These are some of the most iconic music videos of all time

Music videos can take a popular song into the stratosphere – whether they introduce a new dance craze, feature cameos from popular actors, or influence fashion trends for years to come. 


Here are just a few of the most iconic music videos of all time: 


“Thriller” – Michael Jackson 

A short film directed by American Werewolf in London director John Landis, the 1983 video for Michael Jackson’s “Thriller” gave the world an enduring dance craze that still reawakens every Halloween season. 

“Bohemian Rhapsody” – Queen

The music video for “Bohemian Rhapsody” is credited as being one of the first music videos (as we know them) ever. It was released in 1975, seven years before the inception of MTV, to promote the song on BBC’s Top of the Pops.


“Single Ladies” – Beyonce 

The simple, yet cinematic black-and-white video for “Single Ladies” introduced a new dance to the world and won Beyonce three 2009 MTV Music Video Awards. 


“November Rain” – Guns ‘n Roses

The music video for “November Rain” is based on a short story by writer Del James called “Without You”. The video is a nine-minute rock opera that stars the band and Axl Rose’s girlfriend at the time, model Stephanie Seymour. In 2018, it became the first video created before YouTube to surpass one billion views on the platform. 


“Smells Like Teen Spirit” – Nirvana 

The music video for 1991’s “Smells Like Teen Spirit” featured the band playing at a high school pep rally that ends in a riot. The music video, the first ever for director Samuel Bayer, was inspired by films like Over the Edge (1979) and the Ramones’ film “Rock ‘n’ Roll High School (1979). A former MTV executive said that the music video changed the entire look of MTV and gave them a new generation to sell to.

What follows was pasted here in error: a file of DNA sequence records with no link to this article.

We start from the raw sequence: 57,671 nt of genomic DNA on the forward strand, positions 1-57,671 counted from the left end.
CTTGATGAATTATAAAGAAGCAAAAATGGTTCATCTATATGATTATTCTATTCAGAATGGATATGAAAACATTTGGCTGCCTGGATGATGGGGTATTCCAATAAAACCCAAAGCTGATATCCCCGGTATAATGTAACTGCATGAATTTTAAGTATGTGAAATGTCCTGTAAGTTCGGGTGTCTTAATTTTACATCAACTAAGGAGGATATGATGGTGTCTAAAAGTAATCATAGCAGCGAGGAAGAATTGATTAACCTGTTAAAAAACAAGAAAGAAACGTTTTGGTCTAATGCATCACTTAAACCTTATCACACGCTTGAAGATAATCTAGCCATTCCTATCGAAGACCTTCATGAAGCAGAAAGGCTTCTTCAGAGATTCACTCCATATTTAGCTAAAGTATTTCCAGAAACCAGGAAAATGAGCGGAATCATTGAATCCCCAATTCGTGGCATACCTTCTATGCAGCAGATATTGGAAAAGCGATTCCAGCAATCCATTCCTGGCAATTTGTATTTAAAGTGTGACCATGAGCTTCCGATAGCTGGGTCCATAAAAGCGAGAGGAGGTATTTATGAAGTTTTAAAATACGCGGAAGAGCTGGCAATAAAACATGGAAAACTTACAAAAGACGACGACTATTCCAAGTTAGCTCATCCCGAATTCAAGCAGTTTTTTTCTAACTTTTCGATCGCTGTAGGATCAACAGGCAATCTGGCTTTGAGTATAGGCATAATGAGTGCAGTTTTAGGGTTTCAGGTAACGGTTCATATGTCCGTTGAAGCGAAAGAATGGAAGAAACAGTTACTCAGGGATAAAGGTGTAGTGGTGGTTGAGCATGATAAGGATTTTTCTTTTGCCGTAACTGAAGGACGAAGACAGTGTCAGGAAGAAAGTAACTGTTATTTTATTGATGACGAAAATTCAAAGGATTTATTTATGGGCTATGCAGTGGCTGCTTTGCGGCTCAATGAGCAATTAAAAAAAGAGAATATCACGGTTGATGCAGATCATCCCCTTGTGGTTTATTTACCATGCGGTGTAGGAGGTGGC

“Goodbye, Earl” – The Chicks 

The video for “Goodbye, Earl”, The Chicks’ 2000 murder ballad, follows the song’s narrative of best friends Wanda and Mary Ann, who dispose of Wanda’s abusive husband Earl with some poisoned black-eyed peas. The end of the music video features a “Thriller” parody, with zombie Earl joining Mary Ann and Wanda, the band, and the rest of the town in a slightly unhinged dance sequence. 


TLC – No Scrubs 

In 1999, at the verge of the new millennium and Y2K craze, TLC helped usher in a sleek, futuristic aesthetic which would be echoed in the fashion, technology design, and other music videos of the next few years. 

You Belong With Me – Taylor Swift 

Taylor Swift played two opposing characters in the 2009 music video for “You Belong With Me” – a nerdy girl and a cheerleader. The video won “Best Female Video” at the 2009 MTV Music Video Awards, prompting the famous moment when Kanye West interrupted Taylor’s acceptance speech. 


Fell in Love with a Girl – White Stripes 

The video for “Fell In Love With a Girl” is made out of Legos – literally. The video was shot frame-by-frame as the bricks were rebuilt to give the illusion of motion. Since The White Stripes weren’t able to strike a deal with the Lego company, they had to buy all of the Legos themselves. 


Take On Me – Aha 

One-hit wonder Norwegian synth-pop band A-ha achieved huge success with their 1985 hit “Take On Me” – largely thanks to the song’s creative music video, which featured a live-action animation sequence. The video took six months to create and took home six awards at the 1986 MTV Video Music Awards.